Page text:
The trail continues up and up, endlessly switchbacking across and along Willow Creek. Luckily, there are generally good bridges and logs so you shouldn't have to get your feet wet. As you climb your way up, the views will get better and better. After just under 5 miles, you'll get to the main camping area just below Willow Lake where there are a lot of campsites. Pick your favorite spot, and then rest up for the big day ahead!

You'll want to wake up early the next morning so you can get off the high peaks before the thunderstorms start rolling in after noon. You'll skirt along the north side of Willow Lake before getting into the alpine proper. Follow the rough trail across the small waterway east of Willow Lake before beginning the big climb. You'll climb up 2,100 feet over 1.5 miles, and every foot of this is basically straight up loose-ish rock/dirt. Take your time on this climb and recognize that it's going to be pretty burly. The views make up for the climb!

Once you finally get to the ridge and the notch, it'll stop being so steep. You'll scramble along the relatively low-angle ridgeline of Challenger, before getting up to the summit mound (which is not super distinct, but marked by a USGS marker). Enjoy the view, but don't take too much time if you're still planning on climbing Kit Carson.

When you're ready to continue, head east down the ridge to the gap between the two mountains, passing a sign that warns you of the danger of this area. From here, you'll need to find the "Kit Carson Avenue", which is quite obvious and brings you across the west face of Kit Carson. You'll round a corner, pass by "The Prow", and continue down the Avenue, which will help you get across the south face of Kit Carson. Now you'll pass through a notch, and then swing around into a big gully. Before you do, make sure you take note of what this section looks like! If you miss this turn on the descent, you will have a bad time! Once you're in the gully, the climb is pretty straightforward. Head straight up, angling left when appropriate. After a final 400' climb, you'll finally be on your second summit of the day.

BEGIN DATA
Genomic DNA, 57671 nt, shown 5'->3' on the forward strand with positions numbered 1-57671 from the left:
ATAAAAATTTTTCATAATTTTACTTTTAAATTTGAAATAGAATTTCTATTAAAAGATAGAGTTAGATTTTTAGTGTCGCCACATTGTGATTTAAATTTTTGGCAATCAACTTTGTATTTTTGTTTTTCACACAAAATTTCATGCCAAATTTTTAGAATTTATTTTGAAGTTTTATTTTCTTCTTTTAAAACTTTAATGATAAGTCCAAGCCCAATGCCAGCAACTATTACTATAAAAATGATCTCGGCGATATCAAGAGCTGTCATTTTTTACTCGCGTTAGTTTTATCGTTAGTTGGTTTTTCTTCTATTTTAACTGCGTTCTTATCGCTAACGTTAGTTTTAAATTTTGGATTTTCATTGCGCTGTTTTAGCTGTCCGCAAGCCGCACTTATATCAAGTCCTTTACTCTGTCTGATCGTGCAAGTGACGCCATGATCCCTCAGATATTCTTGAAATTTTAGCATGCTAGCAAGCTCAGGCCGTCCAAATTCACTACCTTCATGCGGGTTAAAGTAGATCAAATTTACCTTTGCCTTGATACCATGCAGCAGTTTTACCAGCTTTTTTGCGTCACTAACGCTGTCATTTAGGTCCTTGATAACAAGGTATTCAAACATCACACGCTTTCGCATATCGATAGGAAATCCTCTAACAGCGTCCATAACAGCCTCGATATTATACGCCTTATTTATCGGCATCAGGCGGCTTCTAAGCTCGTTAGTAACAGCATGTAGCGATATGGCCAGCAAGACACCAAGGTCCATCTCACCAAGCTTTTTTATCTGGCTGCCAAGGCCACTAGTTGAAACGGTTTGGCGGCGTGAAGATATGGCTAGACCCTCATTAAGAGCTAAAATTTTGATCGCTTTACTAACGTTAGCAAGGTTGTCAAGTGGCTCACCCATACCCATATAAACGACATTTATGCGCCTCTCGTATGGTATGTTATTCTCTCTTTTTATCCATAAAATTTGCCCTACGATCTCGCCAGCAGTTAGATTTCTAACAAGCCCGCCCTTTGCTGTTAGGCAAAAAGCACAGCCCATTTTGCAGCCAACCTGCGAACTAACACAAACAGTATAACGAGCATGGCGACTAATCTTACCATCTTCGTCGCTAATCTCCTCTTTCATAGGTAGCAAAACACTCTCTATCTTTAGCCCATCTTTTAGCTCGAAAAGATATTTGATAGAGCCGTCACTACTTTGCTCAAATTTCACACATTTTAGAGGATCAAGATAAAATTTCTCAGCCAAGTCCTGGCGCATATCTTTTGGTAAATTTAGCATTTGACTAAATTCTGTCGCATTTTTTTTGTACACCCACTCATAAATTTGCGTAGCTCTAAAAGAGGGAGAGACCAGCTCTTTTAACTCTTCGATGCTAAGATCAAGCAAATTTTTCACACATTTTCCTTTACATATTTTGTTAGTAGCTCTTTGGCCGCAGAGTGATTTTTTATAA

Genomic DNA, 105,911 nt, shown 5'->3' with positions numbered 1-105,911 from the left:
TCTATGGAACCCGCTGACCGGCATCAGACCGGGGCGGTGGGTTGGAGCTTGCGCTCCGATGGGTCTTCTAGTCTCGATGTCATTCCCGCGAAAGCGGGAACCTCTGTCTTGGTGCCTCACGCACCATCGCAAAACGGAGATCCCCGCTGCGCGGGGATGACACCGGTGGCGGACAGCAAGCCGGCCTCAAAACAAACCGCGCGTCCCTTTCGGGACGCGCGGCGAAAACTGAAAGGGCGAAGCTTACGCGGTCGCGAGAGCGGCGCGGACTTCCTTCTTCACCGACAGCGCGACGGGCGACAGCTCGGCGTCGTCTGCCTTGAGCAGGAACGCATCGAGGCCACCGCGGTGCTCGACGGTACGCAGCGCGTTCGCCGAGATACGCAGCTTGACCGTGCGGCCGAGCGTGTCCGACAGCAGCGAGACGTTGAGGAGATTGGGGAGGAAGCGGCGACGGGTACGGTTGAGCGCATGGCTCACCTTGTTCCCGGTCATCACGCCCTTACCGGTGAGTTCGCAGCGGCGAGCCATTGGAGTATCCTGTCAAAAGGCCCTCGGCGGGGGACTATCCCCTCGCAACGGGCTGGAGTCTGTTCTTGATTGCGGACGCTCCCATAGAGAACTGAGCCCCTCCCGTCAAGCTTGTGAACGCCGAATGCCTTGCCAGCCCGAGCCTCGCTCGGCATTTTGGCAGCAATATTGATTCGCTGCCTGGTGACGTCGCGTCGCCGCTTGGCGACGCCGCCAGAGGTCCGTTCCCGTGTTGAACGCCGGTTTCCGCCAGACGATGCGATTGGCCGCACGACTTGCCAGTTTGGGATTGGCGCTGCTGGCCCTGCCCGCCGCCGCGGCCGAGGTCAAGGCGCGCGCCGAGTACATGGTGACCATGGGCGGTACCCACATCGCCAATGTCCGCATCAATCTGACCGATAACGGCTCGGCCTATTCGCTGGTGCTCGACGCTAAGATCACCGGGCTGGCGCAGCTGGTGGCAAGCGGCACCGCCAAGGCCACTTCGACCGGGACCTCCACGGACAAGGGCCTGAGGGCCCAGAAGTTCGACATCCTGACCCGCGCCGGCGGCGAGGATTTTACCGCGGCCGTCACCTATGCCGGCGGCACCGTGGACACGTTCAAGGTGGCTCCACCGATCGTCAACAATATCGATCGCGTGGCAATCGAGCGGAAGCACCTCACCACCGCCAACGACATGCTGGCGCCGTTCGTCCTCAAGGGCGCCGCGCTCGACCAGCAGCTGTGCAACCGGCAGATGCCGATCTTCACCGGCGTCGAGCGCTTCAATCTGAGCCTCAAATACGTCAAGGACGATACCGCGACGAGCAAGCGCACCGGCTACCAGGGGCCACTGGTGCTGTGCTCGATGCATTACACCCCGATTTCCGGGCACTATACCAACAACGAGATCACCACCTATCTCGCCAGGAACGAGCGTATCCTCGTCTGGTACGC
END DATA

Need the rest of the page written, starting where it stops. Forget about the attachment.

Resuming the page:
Revel in the views all around you - if it's clear you might even be able to see over to Pikes Peak to the north, to the San Juan Mountains to your west, and to the huge sand dunes to your south. Don't linger too long though, you have to get out of the alpine before the thunderstorms roll in, and the descent is not straightforward (as you well know, it's the same as the climb).

You're in the clear once you're down at Willow Lake, now enjoy the rest of your descent, and take a dip in the lake if it's still warm out!

Logistics + Planning

Preferable season(s)




Parking Pass


Open Year-round





Fun summit scrambling. Alpine valley.


Loose and steep trail. Long approach.

Pets allowed


Trailhead Elevation

8,800.00 ft (2,682.24 m)

Highest point

14,200.00 ft (4,328.16 m)


Backcountry camping
Big vistas



Typically multi-day


Permit required


Primary aspect

North facing

Drinking water

Unfrozen water


Nearby Adventures

Great Sand Dunes National Park and Preserve
Great Sand Dunes National Park